With the good there often remains the specter of the bad and such is the case with the latest Shelby County figures on infant mortality.
For the first time in more than 100 years, the infant mortality (death) rate for Shelby County dropped to its lowest point on record, 9.2 deaths per 1,000 live births, according to the Shelby County Health Department.
Shelby County Health Department Director Yvonne Madlock says getting useful information to the public, physicians and other health care workers is essential when it comes to preparedness for the growing threat of the Ebola virus.
That objective drove a media briefing that Shelby County Mayor Mark H. Luttrell Jr. convened at the county’s Vasco Smith Administration building on Tuesday.
NASHVILLE – Gov. Bill Haslam on Tuesday outlined a process for a public review of the state’s K-12 academic standards in English and math.
Academic standards are typically reviewed in Tennessee every six years. But with discussion in Tennessee and across the country about Common Core state standards, Haslam says he believes it’s time to take a fresh look.
Tammy Brooks Carpenter, age 41, of Memphis, has been indicted by a federal grand jury on the charge of embezzling monetary payments from customers who had been issued motor vehicle citations by the City of Memphis.
Edward L. Stanton III, United States Attorney for the Western District of Tennessee, announced the indictment, which came down on Tuesday.
FRANKLIN, Tenn.— Republican Gov. Bill Haslam says he sees little reason to make explicit declarations about his positions on issues in order to claim a mandate in a second term.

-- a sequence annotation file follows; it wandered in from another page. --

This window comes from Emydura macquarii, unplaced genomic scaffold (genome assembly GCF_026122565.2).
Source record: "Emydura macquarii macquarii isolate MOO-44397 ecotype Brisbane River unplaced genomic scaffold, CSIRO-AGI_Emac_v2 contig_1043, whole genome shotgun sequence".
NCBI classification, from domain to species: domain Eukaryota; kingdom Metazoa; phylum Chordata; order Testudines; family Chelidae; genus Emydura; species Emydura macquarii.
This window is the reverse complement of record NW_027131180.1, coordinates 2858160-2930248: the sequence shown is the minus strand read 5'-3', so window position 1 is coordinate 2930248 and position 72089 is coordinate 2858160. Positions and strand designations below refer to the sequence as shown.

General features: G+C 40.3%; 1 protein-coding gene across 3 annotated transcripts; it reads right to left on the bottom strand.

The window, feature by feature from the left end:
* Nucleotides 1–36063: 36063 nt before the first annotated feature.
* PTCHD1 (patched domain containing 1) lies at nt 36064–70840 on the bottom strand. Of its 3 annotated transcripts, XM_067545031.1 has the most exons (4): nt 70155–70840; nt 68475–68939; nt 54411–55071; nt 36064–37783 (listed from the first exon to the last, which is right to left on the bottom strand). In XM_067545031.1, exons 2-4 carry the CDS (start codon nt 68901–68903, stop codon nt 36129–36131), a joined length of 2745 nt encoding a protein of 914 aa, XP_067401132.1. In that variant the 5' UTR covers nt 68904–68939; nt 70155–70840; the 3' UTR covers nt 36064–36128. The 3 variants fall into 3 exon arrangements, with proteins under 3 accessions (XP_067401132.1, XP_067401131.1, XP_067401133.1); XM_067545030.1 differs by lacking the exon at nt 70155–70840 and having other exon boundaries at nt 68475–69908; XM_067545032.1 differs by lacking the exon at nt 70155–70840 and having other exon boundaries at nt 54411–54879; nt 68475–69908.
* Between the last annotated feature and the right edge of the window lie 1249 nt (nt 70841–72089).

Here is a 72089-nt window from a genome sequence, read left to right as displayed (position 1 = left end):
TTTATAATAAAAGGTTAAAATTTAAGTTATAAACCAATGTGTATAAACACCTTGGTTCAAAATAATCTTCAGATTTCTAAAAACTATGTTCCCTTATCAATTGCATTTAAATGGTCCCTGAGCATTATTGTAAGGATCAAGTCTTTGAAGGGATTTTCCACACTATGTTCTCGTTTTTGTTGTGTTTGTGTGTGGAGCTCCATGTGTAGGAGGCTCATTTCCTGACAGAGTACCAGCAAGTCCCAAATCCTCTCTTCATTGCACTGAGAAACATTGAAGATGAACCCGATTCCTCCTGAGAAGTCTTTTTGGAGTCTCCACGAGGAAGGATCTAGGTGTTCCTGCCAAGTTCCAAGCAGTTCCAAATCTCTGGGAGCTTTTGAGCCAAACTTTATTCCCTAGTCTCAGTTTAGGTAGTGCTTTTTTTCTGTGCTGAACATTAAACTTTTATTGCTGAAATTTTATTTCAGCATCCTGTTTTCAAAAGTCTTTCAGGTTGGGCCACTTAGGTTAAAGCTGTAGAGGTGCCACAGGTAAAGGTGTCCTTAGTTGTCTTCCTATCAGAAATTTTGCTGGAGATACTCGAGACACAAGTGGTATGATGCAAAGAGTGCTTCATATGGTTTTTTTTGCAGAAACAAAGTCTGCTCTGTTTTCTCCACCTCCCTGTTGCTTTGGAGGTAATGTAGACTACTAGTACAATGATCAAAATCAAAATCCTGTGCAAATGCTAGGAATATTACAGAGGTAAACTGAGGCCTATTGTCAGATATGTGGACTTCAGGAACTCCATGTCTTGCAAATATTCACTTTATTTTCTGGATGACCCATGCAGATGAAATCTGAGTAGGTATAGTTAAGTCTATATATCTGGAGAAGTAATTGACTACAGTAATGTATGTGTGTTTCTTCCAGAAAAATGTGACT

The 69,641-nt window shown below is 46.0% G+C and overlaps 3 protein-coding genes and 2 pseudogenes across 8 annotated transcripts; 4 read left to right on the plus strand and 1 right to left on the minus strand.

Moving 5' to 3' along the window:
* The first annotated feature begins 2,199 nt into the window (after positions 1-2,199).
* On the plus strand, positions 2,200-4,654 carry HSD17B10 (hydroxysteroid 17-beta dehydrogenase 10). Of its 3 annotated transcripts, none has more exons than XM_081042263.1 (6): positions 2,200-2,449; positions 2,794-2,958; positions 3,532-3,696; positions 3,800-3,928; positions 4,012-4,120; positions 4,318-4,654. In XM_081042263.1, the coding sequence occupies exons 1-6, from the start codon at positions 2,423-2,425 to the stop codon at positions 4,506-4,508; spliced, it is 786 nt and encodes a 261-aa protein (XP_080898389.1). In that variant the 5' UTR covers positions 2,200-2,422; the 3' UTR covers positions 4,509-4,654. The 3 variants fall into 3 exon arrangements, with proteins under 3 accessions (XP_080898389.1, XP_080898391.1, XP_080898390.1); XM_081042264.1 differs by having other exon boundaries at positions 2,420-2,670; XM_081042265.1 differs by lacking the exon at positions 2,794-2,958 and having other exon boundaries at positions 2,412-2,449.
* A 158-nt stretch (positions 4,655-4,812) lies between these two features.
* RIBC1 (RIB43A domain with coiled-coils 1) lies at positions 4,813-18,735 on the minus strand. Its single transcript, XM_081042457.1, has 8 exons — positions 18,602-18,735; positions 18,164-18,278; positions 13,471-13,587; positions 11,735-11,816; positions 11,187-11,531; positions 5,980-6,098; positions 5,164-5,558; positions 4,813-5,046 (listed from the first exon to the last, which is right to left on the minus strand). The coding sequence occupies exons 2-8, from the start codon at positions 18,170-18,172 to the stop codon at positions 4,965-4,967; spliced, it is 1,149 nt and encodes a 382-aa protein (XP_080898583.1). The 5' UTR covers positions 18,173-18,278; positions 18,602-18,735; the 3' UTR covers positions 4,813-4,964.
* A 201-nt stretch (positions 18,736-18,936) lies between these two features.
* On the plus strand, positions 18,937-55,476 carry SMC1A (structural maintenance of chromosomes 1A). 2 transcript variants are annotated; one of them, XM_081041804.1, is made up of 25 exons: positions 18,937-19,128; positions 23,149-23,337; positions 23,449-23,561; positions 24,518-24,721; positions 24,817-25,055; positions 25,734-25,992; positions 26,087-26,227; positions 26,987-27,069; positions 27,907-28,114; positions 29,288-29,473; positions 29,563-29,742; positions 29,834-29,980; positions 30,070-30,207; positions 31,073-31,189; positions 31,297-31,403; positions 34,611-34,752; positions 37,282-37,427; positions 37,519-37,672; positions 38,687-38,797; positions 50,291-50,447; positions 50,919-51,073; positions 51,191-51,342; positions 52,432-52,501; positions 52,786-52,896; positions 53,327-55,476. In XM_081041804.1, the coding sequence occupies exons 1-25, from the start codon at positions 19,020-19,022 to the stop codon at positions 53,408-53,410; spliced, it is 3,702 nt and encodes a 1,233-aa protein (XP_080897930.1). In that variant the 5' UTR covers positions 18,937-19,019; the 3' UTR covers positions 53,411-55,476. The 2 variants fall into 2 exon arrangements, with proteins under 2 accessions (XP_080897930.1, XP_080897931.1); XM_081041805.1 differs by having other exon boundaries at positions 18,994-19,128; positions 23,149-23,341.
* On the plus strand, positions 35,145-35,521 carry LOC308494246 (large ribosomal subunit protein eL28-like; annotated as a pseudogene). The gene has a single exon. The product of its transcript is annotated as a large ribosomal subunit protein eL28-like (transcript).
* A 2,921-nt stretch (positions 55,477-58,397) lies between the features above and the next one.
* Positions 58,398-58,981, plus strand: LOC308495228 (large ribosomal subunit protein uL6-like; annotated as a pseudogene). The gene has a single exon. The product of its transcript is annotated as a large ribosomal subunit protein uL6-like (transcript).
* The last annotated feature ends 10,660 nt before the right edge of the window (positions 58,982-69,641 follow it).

Haslam faces political unknown Democratic nominee Charlie Brown, who has reported no fundraising activity since joining the race. Given the expected wide margin of victory, observers have questioned why the governor has decided to run a feel-good ad narrated by children instead of seeking political insulation for controversial issues like his support of Common Core education standards, a modified plan for Medicaid expansion and an overhaul of Tennessee's gas tax.
Hundreds of high school students made valuable contacts for their future education during The River City (TN) Chapter of The Links, Incorporated annual HBCU College Fair at First Baptist Church-Broad last Saturday (Oct. 18).
Twenty Historically Black Colleges and Universities (HBCUs) set up booths and provided information on enrollment, scholarships, campus life, financial aid and more.
A “mob” descended upon Audubon Park on Sunday (Oct. 19th) from 1:30 p.m. to 4:30 p.m. However, this “mob” was not a group of violent individuals disturbing the peace but various people gathered together for free food, entertainment, martial arts demonstrations, bouncers for kids, and a good cause.
Freedom From Unnecessary Negatives, (F.F.U.N.) held its fifth annual Multicultural Unity in the Community Picnic. The theme of the picnic was “Celebrating Our Differences.”